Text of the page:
Continuous production (ie. adding new plants in fresh growing media) may keep fungus gnat numbers high, because the insects will keep moving to the potting mix containing the fresh media (Lindquist 1994).

Monitoring methods. Yellow sticky cards and potato pieces placed on potting media are good methods for monitoring adult and larval populations, respectively.

Yellow stick cards are most effective when place horizontally on the potting media surface, although vertically positioned cards hung over the crop canopy are also effective and trap more of other types of insect pests as well. Cards placed under the benches, close to intake vents, near doorways and outside the greenhouse can provide additional information to detect breeding areas. Continuous monitoring (weekly) can provide the following information: 1) first detection of low populations; 2) population density increases or decreases over time; 3) the level and length of suppression resulting from the implementation of suppression tactics.

Potato slices (roughly 1 by 1 by 1/4 to 1/2 inch pieces) placed on the surface of potting media are attractive to larval stages of fungus gnats. The potato slices should be left in place for about 4 hours before counting the number of larvae on and under the slices (Lindquist 1994). Results of this monitoring effort can be used to: 1) detect areas where larvae are developing; and 2) document the reduction of larval population densities after the implementation of suppression tactics by comparing results from before ant after treatment.

Management. There are no "economic threshold levels" established for managing this pest (Lindquist 1994). Thus, the decision to suppress populations is largely subjective, although regulatory or marketing forces may play an important role in the decision-making process.Fungus gnat control can be an important part of managing some plant diseases.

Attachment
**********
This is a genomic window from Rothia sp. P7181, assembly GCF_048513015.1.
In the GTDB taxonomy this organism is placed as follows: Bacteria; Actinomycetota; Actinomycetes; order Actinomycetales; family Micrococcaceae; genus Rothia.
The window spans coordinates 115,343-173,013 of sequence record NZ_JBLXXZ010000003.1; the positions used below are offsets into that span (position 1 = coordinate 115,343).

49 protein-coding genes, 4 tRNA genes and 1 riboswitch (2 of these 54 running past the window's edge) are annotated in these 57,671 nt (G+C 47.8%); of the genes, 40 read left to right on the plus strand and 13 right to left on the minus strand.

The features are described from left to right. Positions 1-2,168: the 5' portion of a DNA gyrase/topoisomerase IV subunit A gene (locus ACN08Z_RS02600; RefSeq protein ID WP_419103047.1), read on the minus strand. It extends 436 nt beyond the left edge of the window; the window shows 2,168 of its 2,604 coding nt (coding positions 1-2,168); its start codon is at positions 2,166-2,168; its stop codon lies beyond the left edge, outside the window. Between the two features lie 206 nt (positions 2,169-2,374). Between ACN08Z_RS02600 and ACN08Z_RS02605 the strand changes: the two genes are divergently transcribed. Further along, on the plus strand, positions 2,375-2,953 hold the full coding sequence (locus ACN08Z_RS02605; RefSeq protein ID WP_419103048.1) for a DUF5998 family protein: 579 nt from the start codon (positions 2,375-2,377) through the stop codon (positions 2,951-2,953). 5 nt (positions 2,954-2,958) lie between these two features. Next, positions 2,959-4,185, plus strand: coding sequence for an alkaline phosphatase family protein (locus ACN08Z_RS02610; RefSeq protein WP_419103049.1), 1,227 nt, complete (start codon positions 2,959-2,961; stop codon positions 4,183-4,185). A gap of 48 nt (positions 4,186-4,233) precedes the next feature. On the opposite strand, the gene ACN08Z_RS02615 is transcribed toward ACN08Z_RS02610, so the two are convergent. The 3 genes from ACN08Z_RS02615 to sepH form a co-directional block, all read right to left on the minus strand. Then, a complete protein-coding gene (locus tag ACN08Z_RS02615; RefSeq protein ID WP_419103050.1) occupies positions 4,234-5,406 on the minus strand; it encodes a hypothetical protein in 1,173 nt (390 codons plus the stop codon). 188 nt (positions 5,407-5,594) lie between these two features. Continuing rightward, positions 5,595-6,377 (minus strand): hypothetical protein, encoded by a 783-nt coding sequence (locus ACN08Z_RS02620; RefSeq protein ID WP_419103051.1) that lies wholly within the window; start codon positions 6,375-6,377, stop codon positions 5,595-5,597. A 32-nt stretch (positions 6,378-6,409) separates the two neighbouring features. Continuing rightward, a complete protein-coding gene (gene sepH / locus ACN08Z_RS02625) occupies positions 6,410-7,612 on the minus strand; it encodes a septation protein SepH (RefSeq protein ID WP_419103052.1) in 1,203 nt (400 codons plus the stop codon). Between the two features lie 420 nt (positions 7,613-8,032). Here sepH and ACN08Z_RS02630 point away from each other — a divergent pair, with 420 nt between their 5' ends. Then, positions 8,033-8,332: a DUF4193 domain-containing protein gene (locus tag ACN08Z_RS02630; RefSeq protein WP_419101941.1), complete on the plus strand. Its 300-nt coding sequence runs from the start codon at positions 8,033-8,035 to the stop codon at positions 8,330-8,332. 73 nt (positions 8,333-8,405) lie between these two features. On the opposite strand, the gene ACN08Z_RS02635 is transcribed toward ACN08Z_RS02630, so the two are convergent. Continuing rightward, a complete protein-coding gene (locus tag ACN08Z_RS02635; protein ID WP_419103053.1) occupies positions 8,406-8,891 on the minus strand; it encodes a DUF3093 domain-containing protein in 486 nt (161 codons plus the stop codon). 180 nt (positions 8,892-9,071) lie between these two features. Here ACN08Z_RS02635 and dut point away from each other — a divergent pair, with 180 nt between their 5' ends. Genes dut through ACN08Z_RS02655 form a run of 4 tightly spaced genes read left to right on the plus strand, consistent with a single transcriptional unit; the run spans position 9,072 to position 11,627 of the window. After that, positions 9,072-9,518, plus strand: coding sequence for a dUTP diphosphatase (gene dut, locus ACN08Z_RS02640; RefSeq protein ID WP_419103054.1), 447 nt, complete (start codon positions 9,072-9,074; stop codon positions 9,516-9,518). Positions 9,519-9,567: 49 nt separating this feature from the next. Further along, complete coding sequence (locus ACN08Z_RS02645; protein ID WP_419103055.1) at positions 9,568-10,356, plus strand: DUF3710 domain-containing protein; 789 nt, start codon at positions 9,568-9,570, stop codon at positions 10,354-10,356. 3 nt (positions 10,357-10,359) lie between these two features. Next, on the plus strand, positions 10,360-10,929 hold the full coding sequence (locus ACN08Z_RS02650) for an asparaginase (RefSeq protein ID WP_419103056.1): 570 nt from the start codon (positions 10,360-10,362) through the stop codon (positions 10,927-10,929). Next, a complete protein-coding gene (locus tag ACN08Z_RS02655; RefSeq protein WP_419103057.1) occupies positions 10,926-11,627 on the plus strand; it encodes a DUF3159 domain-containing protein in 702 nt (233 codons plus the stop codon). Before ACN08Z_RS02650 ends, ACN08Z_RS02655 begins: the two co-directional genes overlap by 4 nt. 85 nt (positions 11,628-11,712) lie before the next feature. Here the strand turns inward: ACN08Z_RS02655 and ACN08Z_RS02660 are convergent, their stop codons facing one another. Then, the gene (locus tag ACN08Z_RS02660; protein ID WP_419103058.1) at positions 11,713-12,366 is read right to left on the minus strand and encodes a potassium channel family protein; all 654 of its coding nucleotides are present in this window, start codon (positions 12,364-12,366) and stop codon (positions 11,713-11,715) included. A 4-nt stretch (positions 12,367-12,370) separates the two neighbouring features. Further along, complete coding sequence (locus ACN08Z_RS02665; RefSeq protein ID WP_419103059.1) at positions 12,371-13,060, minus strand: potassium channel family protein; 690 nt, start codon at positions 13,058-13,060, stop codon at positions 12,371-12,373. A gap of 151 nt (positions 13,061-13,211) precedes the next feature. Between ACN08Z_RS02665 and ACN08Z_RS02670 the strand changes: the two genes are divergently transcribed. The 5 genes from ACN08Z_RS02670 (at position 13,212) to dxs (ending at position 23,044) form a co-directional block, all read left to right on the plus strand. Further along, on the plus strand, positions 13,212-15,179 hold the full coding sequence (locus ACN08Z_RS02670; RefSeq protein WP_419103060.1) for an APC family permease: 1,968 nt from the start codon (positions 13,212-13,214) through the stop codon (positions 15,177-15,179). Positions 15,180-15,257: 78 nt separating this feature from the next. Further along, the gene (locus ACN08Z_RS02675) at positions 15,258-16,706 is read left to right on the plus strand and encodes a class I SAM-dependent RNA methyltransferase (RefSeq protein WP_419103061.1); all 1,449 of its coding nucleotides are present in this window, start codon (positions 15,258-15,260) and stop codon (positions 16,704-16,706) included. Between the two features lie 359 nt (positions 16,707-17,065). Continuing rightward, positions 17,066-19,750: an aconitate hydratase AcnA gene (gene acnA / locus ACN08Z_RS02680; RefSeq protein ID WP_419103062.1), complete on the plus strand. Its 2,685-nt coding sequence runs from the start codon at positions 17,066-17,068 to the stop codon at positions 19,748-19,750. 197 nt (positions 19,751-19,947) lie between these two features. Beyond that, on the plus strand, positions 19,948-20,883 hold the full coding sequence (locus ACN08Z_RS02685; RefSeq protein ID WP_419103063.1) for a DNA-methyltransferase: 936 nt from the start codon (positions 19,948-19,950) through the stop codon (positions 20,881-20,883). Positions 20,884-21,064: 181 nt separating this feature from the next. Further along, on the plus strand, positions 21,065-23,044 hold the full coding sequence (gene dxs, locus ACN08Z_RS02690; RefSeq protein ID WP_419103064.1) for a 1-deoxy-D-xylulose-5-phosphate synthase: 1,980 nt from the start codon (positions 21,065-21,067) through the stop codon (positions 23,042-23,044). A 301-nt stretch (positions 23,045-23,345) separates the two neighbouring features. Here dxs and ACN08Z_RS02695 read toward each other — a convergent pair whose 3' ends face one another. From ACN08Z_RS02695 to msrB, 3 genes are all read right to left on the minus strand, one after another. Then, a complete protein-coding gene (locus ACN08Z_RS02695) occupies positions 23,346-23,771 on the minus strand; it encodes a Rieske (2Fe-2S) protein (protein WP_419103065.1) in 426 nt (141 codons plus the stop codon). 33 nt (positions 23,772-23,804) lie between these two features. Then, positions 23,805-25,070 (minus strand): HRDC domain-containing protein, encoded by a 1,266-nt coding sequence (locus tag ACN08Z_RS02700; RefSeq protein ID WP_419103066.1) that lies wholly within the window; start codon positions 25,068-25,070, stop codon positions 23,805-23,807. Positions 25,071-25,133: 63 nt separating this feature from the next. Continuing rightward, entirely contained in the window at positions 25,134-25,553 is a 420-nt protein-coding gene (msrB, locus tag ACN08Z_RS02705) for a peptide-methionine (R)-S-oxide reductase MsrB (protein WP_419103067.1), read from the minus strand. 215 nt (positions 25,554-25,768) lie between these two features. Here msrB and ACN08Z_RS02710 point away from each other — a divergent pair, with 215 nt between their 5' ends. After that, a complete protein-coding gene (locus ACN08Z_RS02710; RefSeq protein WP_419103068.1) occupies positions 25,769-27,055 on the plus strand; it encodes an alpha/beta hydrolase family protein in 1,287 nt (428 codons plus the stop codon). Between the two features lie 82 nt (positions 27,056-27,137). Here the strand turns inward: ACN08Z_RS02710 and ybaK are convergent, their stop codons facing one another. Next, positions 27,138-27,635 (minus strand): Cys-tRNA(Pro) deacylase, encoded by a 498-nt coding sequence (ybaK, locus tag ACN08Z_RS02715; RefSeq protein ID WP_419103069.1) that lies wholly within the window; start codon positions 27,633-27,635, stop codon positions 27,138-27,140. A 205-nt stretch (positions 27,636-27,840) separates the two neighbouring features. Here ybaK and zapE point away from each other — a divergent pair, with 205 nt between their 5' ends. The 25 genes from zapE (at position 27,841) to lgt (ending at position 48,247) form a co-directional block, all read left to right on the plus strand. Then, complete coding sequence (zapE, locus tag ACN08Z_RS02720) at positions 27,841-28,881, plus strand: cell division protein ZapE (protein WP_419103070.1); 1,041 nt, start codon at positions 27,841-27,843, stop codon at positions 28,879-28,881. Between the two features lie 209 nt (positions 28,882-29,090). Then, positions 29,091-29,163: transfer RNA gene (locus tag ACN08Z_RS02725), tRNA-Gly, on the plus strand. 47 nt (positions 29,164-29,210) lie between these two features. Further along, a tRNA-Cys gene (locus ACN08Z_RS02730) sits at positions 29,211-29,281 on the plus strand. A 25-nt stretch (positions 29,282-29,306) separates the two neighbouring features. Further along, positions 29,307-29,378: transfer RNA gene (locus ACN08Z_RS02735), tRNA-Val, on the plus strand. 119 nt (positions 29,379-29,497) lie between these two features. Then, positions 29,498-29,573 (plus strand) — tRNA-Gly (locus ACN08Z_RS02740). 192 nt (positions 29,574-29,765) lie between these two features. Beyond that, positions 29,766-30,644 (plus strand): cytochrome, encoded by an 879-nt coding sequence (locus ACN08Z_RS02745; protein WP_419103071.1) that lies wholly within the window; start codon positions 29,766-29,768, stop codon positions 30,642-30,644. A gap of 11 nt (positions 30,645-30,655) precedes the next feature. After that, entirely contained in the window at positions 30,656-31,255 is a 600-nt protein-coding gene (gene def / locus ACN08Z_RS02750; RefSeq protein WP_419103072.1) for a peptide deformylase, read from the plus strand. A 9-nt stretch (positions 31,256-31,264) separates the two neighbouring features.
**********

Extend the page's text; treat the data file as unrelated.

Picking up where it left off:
Integrated pest management of fungus gnats is best when a combination of non-chemical (cultural) methods are used with biological and/or chemical methods. Table 1 provides an inventory of considerations and options which can be incorporated into a fungus gnat management program. Cultural methods are largely preventive and must be maintained throughout the production cycle. Biological methods must be implemented early, when fungus gnat population levels are still low. Insect growth regulator products applied to the potting media are more compatible with biological control. However, once a severe problem has developed, an insecticide program using a combination of treatments for adult as well as larvae fungus gnat control may be necessary.

Literature cited

Cole, C. L. 1985. Fungus Gnats, L-2041. Texas Agricultural Extension Service, Texas A&M University System, College Station, Texas.

Drees, B. M. 1992. Pest Management Alternatives for Commercial Orna-mental Plants. Texas Association of Nurserymen. Austin, Texas. 140 pp.

Lindquist, R. K. 1994. Integrated man- agement of